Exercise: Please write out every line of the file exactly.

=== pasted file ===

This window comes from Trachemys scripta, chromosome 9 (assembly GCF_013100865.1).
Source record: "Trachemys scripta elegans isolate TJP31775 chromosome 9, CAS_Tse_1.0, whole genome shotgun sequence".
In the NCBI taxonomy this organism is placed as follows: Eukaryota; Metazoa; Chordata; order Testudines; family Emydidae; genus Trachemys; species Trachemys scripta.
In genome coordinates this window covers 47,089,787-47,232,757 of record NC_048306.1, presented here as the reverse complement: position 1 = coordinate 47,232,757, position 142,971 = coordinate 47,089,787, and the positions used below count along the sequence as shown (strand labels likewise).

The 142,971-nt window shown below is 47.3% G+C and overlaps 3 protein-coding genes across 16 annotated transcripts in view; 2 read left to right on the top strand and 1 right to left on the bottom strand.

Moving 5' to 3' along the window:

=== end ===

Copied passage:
This window comes from Trachemys scripta, chromosome 9 (assembly GCF_013100865.1).
Source record: "Trachemys scripta elegans isolate TJP31775 chromosome 9, CAS_Tse_1.0, whole genome shotgun sequence".
In the NCBI taxonomy this organism is placed as follows: Eukaryota; Metazoa; Chordata; order Testudines; family Emydidae; genus Trachemys; species Trachemys scripta.
In genome coordinates this window covers 47,089,787-47,232,757 of record NC_048306.1, presented here as the reverse complement: position 1 = coordinate 47,232,757, position 142,971 = coordinate 47,089,787, and the positions used below count along the sequence as shown (strand labels likewise).

The 142,971-nt window shown below is 47.3% G+C and overlaps 3 protein-coding genes across 16 annotated transcripts in view; 2 read left to right on the top strand and 1 right to left on the bottom strand.

Moving 5' to 3' along the window: